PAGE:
In such a situation, the only indication that there was an adoption in the past and, as a consequence, a new certificate was issued, is the date of the birth certificate, which is visible on the complete copy (there is no such date on the abbreviated copy). Pursuant to the regulations in force until 1 March 2015, a 14-day period from the date of birth was valid for reporting the birth of a child to the registry office. Thus, if the date of drawing up the birth certificate differs significantly from the date of birth, there is a high probability that adoption took place in the past and a new birth certificate was prepared. As we have already mentioned above, no copies are made from the existing birth certificate, however, the adopted person may familiarize himself with the information contained in the “old” birth certificate, referring to Art. 73 sec. 3 of the Act of November 28, 2014. Law on civil status records (i.e. Journal of Laws of 2016, item 2064). Pursuant to the above-mentioned provision, a complete copy of the current (i.e. “old”) birth certificate, together with documents from collective civil status records, may be issued at the request of a child after reaching the age of majority.

Obtaining data from official registers is the first and simplest stage of searching for a biological family. The next step is to “physically” find its members. Considering that the data obtained by the seeker come from the moment of renouncing or depriving the biological parents of parental rights – i.e. from at least a dozen or so years ago, it should be taken into account that they are simply out of date. The family could not only change the address of residence, but also personal data – waiver of parental rights is made mainly by young, unmarried women – when the adopted child starts looking for a family – they often have new surnames and have new families. An inseparable element of the search then becomes environmental interviews – obtaining information from neighbors, friends and relatives of the biological family, finding which also often causes many difficulties and requires a significant amount of time. It is in such cases that it is worth considering the help of a professional.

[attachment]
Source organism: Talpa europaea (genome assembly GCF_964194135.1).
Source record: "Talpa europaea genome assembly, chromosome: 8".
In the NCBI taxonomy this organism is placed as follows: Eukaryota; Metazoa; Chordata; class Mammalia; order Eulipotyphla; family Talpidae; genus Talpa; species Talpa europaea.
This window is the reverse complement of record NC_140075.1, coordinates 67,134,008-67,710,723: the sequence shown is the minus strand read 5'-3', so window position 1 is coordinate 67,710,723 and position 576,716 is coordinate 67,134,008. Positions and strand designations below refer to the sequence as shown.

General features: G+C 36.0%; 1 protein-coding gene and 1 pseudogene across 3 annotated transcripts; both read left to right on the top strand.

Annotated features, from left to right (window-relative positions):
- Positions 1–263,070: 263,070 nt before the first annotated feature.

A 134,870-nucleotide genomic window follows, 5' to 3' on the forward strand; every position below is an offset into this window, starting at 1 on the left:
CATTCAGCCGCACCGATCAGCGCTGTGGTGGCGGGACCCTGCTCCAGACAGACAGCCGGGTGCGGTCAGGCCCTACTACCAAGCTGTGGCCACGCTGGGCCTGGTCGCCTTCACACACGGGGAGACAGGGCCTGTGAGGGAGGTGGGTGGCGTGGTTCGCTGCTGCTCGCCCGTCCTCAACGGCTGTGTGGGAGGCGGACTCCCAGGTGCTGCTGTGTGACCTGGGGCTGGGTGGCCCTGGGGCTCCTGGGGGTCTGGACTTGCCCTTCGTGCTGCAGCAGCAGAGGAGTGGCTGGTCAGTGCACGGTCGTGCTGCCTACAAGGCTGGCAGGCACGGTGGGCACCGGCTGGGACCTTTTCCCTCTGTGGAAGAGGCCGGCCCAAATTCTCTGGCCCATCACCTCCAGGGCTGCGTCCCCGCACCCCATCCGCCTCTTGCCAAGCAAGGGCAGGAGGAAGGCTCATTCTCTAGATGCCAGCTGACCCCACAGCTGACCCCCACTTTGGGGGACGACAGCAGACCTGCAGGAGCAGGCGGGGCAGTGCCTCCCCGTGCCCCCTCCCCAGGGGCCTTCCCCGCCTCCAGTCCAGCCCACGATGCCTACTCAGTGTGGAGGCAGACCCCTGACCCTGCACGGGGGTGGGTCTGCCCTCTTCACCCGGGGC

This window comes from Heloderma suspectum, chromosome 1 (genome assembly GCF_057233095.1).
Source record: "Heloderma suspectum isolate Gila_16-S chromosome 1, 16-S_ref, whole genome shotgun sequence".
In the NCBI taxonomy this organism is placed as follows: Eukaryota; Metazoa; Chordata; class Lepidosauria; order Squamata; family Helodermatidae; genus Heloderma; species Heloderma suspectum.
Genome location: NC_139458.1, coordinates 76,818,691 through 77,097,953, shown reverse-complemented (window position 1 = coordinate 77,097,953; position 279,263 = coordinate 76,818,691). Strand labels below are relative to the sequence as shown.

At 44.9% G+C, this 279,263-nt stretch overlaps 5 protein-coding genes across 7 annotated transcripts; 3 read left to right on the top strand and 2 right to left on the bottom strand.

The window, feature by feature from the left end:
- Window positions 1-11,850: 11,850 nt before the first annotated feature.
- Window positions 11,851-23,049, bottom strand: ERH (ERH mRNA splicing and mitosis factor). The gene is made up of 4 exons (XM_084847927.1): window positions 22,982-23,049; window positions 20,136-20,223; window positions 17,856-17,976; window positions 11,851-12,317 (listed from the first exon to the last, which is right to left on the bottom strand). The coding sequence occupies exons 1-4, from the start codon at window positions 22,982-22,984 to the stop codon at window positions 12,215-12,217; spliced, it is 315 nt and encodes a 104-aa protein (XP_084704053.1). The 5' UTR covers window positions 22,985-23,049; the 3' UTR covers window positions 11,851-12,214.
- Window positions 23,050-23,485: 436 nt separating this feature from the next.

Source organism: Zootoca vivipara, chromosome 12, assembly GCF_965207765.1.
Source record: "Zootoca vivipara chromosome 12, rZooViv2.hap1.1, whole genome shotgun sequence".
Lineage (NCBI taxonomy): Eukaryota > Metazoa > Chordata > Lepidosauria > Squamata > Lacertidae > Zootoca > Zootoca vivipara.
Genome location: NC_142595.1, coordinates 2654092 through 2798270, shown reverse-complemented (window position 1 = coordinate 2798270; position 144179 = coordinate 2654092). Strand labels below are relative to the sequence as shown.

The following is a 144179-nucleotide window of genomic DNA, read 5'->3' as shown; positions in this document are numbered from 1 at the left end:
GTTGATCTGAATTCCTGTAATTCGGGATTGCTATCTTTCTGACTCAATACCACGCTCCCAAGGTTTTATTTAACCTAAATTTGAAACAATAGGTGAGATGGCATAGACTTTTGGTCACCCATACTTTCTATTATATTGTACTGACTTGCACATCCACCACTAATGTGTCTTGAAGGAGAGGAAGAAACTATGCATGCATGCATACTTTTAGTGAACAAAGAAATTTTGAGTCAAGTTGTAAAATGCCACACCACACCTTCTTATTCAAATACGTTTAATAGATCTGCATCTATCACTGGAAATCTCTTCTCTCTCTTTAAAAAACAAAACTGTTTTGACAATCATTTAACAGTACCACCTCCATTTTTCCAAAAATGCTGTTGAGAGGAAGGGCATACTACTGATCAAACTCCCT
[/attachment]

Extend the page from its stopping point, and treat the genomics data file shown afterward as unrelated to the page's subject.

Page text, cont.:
A private detective operating within a detective and legal agency can join at any of the above stages or lead the entire search process from the very beginning. By using the help of a detective office, you are not directly involved emotionally during the activities, you also do not expose your biological family to a direct confrontation “by surprise”. Both parties gain the necessary time to get used to the new situation. You can be content with information about your biological family collected by a detective and legal agency or – if both parties so wish – the detective will lead to a meeting of both parties.